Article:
Agreed. Hope for the best, but prepare for the worst.

    Another thought which comes to mind is that if there is to be a great restructuring of society some of the materialistic things which many people seek to accumulate - fancy clothes, i-phones, electronics - will no longer be as available. This will be the case if the sweat shops are shut down and the miners and workers who gather and sculpt the materials required for electronics are paid a fair wage, or their labour is directed towards more socially essential tasks.
    At the moment, peoples' views are still shaped to a very large extent by the media, which is owned by people who want and benefit from this kind of society. But priorities for most people are health, education, employment and housing. A system that can offer these might trump an annual iphone update. And in any case, under socialism, there is no reason why people should not have a phone that works.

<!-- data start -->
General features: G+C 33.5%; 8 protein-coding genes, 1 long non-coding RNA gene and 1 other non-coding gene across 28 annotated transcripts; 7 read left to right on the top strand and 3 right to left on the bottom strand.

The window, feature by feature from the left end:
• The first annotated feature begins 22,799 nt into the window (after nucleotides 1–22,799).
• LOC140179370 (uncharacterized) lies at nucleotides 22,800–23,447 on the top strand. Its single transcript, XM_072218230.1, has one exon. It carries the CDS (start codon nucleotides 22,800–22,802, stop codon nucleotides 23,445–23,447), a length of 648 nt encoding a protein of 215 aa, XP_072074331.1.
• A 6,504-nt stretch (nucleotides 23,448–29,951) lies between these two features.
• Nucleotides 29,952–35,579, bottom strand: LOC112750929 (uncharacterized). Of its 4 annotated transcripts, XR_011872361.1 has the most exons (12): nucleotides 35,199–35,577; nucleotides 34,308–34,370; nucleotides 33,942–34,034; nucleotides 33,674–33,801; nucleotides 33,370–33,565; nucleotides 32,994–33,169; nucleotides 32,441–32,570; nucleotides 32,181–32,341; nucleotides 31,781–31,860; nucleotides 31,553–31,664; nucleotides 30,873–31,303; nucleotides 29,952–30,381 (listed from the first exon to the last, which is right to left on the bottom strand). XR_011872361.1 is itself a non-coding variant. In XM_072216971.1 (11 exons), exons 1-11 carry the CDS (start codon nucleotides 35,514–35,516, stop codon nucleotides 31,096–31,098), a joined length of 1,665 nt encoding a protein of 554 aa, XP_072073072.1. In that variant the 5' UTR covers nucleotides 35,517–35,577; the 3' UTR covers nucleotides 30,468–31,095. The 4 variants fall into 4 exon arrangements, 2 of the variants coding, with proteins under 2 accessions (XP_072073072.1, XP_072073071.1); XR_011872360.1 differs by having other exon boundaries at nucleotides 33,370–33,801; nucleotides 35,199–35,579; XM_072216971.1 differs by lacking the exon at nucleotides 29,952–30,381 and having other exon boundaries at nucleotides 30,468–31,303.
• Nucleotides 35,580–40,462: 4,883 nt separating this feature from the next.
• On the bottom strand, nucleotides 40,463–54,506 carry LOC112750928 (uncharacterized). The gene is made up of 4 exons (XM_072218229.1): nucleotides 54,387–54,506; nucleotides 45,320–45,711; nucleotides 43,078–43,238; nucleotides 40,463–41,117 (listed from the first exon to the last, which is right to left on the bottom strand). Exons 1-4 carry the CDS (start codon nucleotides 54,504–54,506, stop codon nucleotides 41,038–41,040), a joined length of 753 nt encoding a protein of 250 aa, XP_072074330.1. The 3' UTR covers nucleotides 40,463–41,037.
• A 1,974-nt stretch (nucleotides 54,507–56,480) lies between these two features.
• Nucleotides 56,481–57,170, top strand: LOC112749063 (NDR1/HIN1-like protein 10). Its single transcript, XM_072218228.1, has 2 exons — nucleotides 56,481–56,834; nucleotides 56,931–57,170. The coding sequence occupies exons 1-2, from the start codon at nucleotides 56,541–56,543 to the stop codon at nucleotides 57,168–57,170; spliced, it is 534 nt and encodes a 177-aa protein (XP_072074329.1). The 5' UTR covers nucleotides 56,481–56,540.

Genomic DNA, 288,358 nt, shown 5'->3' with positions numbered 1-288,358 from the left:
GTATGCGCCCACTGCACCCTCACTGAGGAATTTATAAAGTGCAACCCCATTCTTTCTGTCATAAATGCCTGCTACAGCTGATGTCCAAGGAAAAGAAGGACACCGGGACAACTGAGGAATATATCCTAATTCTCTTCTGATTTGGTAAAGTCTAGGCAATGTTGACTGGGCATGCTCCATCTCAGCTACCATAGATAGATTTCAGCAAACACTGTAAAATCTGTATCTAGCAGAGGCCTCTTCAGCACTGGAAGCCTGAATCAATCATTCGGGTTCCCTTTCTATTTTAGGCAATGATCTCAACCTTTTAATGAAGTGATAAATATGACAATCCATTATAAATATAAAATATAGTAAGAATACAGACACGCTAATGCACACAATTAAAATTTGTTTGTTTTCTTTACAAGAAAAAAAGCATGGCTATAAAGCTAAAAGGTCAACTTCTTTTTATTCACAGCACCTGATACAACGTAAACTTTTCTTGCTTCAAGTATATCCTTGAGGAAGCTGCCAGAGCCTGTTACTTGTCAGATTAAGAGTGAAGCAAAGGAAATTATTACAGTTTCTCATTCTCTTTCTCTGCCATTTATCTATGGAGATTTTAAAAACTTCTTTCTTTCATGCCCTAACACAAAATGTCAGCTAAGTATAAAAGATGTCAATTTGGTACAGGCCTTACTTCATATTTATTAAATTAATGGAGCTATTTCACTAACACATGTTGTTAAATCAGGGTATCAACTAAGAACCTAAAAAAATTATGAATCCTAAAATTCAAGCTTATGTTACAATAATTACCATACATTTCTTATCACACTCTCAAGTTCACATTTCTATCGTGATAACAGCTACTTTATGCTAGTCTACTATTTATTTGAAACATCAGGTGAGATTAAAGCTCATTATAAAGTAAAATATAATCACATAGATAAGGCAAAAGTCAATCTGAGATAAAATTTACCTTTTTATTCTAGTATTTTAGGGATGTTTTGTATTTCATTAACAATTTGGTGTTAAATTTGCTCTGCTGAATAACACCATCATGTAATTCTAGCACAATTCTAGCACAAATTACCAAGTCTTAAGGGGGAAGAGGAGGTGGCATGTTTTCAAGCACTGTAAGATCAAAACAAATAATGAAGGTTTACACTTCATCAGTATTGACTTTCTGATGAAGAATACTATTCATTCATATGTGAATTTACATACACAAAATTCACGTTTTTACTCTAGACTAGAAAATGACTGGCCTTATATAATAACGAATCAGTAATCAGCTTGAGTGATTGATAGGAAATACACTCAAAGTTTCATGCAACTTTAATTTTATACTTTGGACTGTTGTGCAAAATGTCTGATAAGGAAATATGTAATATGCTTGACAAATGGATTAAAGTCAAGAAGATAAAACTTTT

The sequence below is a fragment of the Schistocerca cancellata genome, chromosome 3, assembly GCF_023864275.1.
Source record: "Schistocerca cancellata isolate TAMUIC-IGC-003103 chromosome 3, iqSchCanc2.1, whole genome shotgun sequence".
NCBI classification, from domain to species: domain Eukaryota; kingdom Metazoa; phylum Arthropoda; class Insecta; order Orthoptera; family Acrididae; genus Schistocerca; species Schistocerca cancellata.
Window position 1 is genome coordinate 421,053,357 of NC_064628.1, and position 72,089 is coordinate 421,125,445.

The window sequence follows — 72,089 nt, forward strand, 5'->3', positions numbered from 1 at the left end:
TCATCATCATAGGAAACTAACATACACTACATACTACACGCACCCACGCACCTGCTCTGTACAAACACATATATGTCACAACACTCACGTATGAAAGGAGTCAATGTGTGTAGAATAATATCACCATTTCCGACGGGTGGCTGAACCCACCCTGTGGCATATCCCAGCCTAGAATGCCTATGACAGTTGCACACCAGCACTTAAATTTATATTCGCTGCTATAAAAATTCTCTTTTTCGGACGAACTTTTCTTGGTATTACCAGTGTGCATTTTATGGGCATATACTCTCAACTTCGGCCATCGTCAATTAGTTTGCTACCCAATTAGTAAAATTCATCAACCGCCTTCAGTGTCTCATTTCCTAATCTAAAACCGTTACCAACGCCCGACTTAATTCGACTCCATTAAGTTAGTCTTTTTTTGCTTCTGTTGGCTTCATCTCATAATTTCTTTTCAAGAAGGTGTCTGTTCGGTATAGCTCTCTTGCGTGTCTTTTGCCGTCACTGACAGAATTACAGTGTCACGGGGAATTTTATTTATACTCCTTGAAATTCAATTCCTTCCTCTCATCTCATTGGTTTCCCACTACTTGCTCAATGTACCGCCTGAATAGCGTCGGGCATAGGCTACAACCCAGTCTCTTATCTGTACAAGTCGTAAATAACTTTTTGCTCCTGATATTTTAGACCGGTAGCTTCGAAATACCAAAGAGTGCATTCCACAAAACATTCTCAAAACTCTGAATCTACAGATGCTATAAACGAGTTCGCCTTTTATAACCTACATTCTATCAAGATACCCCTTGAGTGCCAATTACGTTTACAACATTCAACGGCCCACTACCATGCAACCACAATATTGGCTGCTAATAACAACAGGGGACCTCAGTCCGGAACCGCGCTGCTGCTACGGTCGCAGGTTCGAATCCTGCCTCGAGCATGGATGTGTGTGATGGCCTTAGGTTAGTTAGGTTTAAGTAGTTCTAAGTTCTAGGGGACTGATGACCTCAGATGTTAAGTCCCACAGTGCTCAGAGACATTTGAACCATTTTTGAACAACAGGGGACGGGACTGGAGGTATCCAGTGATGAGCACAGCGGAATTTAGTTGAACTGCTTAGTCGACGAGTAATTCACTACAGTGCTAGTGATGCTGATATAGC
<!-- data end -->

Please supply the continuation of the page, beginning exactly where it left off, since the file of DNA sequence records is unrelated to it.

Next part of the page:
I suppose the question to ask is if socialists really have the bottle for the whole thing? Or will they stick to social democracy and repeat the same mistakes again and again, pretending to be surprised when it inevitably ends in failure? (Or a pension?) At least they'd still have their i-phones,
    Most people will hold on to the old world to the last possible moment - its only when they can't continue that way that they will be prepared to change. Greece is an enormous learning opportunity for all this. But for it's vital that those who can see the necessity organise for it and are ready. When events move in a historic way, they move very fast.

    and as Sam might say, Trotsky (I kid)
    Lost me, there....
    “ We cannot withdraw our cards from the game. Were we as silent and mute as stones, our very passivity would be an act. ”
    — Jean-Paul Sartre

  6. #111
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    Default Re: The Legacy of Stalin and Stalin's U.S.S.R

    https://tinyurl.com/y7asbz89

    From the Revolutionary Left Podcast.

    Interesting, albeit lengthy podcast discussion on Stalin which touches on all the various controversies.